One of the difficulties with collecting such data about disability, allegedly, is that various jurisdictions define disability in different ways which cannot be compared and contrasted to each other. This might be true, but this would be a fairly standard caveat that could be placed on the data, while still giving us an approximation. It may, indeed, enable us to address where the definition used by some jurisdictions may better enable recognition of the support needs of children in out of home care. Given that a variety of definitions have not been a hurdle in relation to the Disability Services National Minimum Data Set, also managed by AIHW, it isn’t clear why this is a difficulty when it comes to children in out of home care. Alternatively, there could be an expanded use of the World Health Organisation definition, which is already in use in many Australian jurisdictions.
An additional problem is about where funding comes from. Some children with disability may wind up in placements funded by the government agency for disability services instead of child protection. This potentially excludes them from the scope of the CPA report (see p. 48).
Another difficulty is that because these reports are working with administrative data. Forms may not be fully filled in, or children may have disability that is not recognised, and thus it doesn't make it into the data. However, like the harmonisation of definitions of disability, these difficulties can be addressed at the front line, given adequate commitment. The inclusion of data about Aboriginal and Torres Strait Islander children in the reports clearly demonstrates that the amendments to data collection in the CP NMDS have addressed whatever concerns about data reliability may have prevented reporting that data previously.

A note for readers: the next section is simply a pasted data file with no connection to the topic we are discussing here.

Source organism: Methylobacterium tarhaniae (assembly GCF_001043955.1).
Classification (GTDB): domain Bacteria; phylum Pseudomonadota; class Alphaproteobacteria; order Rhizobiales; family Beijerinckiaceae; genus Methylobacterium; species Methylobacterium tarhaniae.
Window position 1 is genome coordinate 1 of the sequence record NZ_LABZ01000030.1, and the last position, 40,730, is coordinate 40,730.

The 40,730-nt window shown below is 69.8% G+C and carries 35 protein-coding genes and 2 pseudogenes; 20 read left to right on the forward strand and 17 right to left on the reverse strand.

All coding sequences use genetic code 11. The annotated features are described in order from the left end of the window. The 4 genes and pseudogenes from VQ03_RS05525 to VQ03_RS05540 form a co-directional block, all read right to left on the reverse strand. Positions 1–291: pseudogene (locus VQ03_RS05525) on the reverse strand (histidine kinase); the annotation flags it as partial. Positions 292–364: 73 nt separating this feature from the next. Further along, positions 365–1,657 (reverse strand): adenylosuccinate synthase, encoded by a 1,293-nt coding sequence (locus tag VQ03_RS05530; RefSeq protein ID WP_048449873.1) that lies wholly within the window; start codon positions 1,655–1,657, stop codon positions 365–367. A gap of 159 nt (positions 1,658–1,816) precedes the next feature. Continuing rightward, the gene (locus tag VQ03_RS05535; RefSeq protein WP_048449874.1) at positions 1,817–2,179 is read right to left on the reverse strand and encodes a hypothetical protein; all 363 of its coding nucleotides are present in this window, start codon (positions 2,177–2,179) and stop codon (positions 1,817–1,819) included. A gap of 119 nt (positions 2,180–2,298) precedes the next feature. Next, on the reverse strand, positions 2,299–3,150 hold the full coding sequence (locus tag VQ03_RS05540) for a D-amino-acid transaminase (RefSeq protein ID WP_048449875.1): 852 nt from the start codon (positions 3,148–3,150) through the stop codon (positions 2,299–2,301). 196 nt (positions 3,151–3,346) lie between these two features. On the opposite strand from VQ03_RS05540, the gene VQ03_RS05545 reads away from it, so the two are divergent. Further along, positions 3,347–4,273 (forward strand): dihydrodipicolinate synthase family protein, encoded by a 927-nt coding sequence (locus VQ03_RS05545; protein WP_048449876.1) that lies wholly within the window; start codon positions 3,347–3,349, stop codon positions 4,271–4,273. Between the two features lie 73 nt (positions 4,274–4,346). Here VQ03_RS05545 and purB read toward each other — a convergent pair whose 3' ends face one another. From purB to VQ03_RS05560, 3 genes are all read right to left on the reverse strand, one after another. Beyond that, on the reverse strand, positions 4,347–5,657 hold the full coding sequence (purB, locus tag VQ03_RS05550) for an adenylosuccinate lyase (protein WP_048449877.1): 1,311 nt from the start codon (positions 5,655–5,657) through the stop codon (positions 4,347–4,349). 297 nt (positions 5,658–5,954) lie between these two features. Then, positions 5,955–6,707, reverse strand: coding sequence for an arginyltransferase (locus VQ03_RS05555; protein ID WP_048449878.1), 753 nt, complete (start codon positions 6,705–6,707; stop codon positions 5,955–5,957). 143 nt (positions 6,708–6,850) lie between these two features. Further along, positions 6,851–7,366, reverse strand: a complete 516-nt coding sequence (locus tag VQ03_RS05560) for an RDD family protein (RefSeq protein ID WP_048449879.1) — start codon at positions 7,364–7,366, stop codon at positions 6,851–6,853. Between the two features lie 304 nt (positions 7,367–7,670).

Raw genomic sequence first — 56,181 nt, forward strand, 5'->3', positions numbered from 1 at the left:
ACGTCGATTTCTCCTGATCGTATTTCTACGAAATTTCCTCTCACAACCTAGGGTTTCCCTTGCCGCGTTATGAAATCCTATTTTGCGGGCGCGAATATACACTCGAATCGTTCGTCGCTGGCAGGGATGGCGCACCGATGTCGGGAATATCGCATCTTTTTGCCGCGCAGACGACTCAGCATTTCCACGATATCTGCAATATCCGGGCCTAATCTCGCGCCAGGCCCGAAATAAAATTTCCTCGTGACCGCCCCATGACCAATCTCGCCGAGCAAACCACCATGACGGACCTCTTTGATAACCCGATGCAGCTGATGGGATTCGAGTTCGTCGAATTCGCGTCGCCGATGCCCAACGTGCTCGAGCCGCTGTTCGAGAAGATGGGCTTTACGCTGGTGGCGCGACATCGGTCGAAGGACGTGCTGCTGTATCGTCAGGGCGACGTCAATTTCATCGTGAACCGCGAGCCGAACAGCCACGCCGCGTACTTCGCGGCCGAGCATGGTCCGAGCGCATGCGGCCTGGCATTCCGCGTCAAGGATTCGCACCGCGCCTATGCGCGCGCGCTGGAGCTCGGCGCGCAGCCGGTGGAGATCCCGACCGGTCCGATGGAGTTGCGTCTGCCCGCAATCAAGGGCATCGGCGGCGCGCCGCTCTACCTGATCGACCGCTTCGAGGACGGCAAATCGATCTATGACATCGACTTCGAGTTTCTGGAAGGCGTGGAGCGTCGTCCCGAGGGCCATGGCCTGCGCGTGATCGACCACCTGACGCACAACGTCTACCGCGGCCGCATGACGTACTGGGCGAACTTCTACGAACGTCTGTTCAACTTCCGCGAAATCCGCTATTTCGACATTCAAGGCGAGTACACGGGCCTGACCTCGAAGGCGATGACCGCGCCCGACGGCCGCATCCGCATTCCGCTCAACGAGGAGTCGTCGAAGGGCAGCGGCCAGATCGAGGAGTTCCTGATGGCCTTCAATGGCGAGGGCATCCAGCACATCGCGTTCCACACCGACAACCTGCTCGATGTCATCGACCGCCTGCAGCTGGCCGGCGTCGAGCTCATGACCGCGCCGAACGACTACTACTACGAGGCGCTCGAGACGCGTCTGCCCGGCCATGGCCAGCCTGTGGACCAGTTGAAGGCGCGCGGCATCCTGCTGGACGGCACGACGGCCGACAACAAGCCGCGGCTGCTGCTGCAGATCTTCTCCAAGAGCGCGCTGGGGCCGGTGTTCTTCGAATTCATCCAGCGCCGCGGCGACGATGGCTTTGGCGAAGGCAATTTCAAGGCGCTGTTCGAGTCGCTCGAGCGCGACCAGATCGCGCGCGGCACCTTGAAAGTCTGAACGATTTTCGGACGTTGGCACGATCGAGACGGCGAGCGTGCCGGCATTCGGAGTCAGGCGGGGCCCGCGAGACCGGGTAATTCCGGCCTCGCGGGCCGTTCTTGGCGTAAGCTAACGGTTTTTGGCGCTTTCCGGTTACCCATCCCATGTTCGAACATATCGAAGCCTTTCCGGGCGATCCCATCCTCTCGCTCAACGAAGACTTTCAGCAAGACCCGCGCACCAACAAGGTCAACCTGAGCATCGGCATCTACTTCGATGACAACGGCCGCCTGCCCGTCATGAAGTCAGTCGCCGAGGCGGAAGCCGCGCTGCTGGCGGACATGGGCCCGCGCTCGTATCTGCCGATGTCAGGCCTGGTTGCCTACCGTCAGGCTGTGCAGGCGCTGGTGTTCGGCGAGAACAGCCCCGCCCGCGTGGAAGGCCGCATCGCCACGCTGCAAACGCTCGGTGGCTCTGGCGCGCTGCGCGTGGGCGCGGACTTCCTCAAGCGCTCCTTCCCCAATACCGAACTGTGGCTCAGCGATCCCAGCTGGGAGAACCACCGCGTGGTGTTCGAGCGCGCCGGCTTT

What does this say about care?
But this lack of administrative data may reflect another problem; a problem regarding the adequacy of the care children with disability receive in out of home care. Child protection systems are not particularly good at recognising disability and ensuring the fulfilment of support needs. This is reflected, rather than addressed, in the recent National Standards for Out of Home Care [PDF] which contain zero guidance in relation to disability.
There are perverse incentives built into a child protection system that tended to divide children up on the basis of disability [PDF]. Children whose disability is recognised may tend to be streamed into less homelike forms of out of home care, like residential care or even disability institutions. These are generally understood to be inferior for child development compared to homelike settings such as foster care. Resi care, especially in disability-specific settings, can break down a child's existing support networks, isolating them and putting them at higher risks of further violence. Child protection workers may think those children with more limited support needs are better off in foster care, even if their support needs are not addressed.